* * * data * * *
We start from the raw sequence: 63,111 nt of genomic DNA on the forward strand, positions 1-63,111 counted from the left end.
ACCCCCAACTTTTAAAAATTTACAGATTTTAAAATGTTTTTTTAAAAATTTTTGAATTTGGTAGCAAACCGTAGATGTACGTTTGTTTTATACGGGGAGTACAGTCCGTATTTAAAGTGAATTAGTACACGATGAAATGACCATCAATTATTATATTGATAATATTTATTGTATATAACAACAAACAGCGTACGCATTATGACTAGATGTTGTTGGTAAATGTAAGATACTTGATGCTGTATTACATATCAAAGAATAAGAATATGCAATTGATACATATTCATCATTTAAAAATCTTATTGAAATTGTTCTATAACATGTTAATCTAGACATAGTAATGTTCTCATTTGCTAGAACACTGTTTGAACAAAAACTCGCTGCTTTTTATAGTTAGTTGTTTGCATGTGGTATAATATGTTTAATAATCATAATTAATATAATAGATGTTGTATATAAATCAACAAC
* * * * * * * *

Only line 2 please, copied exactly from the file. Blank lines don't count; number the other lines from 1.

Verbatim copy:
ACCCCCAACTTTTAAAAATTTACAGATTTTAAAATGTTTTTTTAAAAATTTTTGAATTTGGTAGCAAACCGTAGATGTACGTTTGTTTTATACGGGGAGTACAGTCCGTATTTAAAGTGAATTAGTACACGATGAAATGACCATCAATTATTATATTGATAATATTTATTGTATATAACAACAAACAGCGTACGCATTATGACTAGATGTTGTTGGTAAATGTAAGATACTTGATGCTGTATTACATATCAAAGAATAAGAATATGCAATTGATACATATTCATCATTTAAAAATCTTATTGAAATTGTTCTATAACATGTTAATCTAGACATAGTAATGTTCTCATTTGCTAGAACACTGTTTGAACAAAAACTCGCTGCTTTTTATAGTTAGTTGTTTGCATGTGGTATAATATGTTTAATAATCATAATTAATATAATAGATGTTGTATATAAATCAACAAC